Many of the windows that will be viewed on the tour were designed and created locally by Butte Art Stained Glass Works, which operated from 1892 to 1904 at 324 and 326 South Main Street. William H. Johnson managed the factory, and an 1897 account described his windows as the "work of a master hand" and the business as the "only exclusive glass house in Montana ... manufacturing mosaic, stained and art glass figure work for churches, public buildings and residences." The Art Nouveau movement began around 1890 and continued into the early 1900s. During this period, stained glass was used extensively in non-religious forms, such as windows and lamps. The Art Nouveau movement in America, characterized by its fluid floral designs, was practically synonymous with the name of Louis Comfort Tiffany, who also believed that art should be accessible to all, not just the rich. Butte's stained glass treasures show up in workmen's cottages as well as its mansions.
The tour will be comparable to a show of Christmas lights. Viewers are encouraged to drive or walk through uptown neighborhoods, looking at the stained glass windows from the road or sidewalk. Buildings will not be opened for inside viewing, but the inside lighting of windows will make them suitable for an outside display. Stained and leaded glass is common in many homes and businesses in the Uptown portion of Butte. Suggested routes for viewers should include those streets with significant artistic glass, including along Mercury, Galena, Park, Broadway, Granite, Quartz, Copper, and Caledonia Streets between the Commercial District and Excelsior Avenue. Caledonia Street from Excelsior Ave. to the Immaculate Conception Catholic Church has an especially high concentration of leaded glass windows. The Uptown Commercial District has a surprising number of windows and door surrounds made up of stained or leaded glass. The Hennessy Building entrance is well known for its spectacular leaded glass, and the old City Hall, Dr. Robinson's office on Broadway, has a wonderful number of unique stained glass pieces. Churches in Uptown Butte have some of the most spectacular stained glass windows. Many of the following will be lit for the tour:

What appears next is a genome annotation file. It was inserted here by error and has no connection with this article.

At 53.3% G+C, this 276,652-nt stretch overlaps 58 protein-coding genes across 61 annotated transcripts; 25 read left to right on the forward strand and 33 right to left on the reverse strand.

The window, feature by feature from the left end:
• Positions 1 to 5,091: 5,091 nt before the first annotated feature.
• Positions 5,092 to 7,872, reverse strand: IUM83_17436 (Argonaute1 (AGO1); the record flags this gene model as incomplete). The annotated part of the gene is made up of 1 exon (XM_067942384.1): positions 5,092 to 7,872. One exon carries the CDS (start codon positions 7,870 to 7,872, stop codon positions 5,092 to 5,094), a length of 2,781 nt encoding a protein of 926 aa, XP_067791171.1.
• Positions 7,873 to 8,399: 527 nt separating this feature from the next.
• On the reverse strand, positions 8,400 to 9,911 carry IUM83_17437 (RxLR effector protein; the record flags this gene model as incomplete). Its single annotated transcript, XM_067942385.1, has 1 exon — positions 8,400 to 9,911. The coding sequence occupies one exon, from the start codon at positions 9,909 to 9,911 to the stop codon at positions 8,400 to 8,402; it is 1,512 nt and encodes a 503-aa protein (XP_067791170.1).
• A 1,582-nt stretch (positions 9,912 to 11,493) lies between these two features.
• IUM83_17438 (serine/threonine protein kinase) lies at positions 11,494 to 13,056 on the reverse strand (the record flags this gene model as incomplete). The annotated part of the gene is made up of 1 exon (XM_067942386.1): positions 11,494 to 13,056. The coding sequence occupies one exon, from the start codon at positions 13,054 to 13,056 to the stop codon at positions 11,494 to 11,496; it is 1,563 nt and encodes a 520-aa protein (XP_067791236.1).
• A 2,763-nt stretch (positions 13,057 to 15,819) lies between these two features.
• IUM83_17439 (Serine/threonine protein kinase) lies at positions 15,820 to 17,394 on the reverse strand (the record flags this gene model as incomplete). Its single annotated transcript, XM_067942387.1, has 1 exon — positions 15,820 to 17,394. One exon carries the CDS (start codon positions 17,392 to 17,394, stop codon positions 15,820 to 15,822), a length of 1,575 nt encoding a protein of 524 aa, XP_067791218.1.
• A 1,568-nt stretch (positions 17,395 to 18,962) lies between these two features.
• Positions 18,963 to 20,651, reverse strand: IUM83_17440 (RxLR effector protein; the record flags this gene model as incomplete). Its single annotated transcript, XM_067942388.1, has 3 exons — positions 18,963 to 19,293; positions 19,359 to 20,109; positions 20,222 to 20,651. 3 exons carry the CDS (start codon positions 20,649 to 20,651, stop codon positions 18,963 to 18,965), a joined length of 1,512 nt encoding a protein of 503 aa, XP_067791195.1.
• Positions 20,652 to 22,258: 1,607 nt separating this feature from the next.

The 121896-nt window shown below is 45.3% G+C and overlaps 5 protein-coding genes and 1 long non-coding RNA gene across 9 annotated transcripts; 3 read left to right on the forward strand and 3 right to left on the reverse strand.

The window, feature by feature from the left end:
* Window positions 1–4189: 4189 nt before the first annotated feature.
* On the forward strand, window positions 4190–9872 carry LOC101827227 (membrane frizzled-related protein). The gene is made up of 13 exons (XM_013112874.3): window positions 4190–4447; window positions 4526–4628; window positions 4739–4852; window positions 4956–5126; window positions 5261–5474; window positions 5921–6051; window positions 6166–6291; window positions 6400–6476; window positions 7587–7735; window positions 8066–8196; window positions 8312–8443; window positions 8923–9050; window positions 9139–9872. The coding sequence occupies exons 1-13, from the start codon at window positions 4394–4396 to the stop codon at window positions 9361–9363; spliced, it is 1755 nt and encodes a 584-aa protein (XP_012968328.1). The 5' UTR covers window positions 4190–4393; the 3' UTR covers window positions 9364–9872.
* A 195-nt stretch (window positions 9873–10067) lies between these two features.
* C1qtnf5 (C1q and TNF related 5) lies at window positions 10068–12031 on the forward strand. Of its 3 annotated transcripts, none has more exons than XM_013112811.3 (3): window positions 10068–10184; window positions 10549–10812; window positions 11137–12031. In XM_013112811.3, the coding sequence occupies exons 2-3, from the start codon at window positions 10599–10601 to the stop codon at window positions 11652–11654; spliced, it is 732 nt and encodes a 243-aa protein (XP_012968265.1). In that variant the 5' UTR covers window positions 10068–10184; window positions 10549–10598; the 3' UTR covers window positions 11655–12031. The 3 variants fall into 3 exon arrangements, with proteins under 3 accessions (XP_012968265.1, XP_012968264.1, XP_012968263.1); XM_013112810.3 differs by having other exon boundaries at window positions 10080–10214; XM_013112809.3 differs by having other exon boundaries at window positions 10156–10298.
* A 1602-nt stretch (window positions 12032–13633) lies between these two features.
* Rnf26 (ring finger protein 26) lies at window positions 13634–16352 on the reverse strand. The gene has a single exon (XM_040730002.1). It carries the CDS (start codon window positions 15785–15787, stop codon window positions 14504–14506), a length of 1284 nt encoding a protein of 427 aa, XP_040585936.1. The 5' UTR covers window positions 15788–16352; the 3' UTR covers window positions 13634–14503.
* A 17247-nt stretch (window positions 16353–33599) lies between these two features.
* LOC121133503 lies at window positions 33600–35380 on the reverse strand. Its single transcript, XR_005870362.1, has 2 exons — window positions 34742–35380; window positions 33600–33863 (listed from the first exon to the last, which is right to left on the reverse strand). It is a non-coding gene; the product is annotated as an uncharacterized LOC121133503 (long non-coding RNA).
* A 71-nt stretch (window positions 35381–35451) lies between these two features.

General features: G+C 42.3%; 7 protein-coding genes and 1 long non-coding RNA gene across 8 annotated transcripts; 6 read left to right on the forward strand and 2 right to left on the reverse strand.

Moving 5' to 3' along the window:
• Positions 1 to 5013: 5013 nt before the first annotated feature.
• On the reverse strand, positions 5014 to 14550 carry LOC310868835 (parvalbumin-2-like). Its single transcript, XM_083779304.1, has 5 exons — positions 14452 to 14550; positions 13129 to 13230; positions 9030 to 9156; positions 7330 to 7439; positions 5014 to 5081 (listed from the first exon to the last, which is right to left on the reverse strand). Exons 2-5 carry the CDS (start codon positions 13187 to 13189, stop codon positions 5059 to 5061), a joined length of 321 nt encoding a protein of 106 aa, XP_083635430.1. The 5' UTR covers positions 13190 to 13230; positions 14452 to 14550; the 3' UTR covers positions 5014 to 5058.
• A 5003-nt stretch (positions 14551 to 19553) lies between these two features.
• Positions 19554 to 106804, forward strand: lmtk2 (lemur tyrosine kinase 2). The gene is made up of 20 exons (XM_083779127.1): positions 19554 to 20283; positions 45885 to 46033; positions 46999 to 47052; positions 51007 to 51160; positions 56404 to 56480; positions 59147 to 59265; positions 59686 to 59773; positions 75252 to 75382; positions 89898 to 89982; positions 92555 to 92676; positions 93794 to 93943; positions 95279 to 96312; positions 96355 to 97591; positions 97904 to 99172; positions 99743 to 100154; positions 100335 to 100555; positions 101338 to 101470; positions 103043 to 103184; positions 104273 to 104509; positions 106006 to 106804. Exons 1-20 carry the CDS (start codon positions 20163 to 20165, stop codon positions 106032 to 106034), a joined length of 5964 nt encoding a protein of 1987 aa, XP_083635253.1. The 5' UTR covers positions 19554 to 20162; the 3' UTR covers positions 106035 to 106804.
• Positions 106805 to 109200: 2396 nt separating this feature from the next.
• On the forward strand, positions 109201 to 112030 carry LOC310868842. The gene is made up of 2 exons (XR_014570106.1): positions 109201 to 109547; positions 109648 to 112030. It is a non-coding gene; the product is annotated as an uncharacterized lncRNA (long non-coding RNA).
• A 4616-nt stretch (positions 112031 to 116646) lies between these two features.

In addition to the evening tour, a guided tour of the stained glass in the rotunda of the city/county courthouse is available. Interested parties will meet inside the courthouse at 12 noon on April 1, 2005, and Mark Reavis, the local historic preservation officer, will explain the history of the glass.
Butte CPR is a non-profit organization that promotes the preservation of Butte's historic houses, commercial buildings, churches, and neighborhoods. Butte CPR obtained preliminary approval from the Montana Cultural Trust for funding a comprehensive guide that will detail the history of the stained glass in several Butte churches. Previously sponsored and conducted tours included the first stained glass tour in 2003, and tours of historic homes, the Anselmo and Steward mine yards, and the uptown commercial district.
Any building owner or occupant that would like to participate in the tour only needs to follow some basic lighting methods that will let people see their windows and doors in their "best light."
• Remove all coverings (drapes, blinds, and sheers) that hang inside the stained or leaded window.
• Place an unshaded light with a high wattage bulb, such as a floodlight, on the floor about 15 feet or so from the window, aiming the light directly onto the stained glass. If you have more than one stained glass window, light each one separately.
• If you don't have a floodlight, turn on the overhead light in the room with the stained glass, and turn off bright lights in other rooms.
• Make sure there are no obstructions between the light and the window.
BUTTE CPR • P.O. Box 164 • Butte, Montana 59703 • E-mail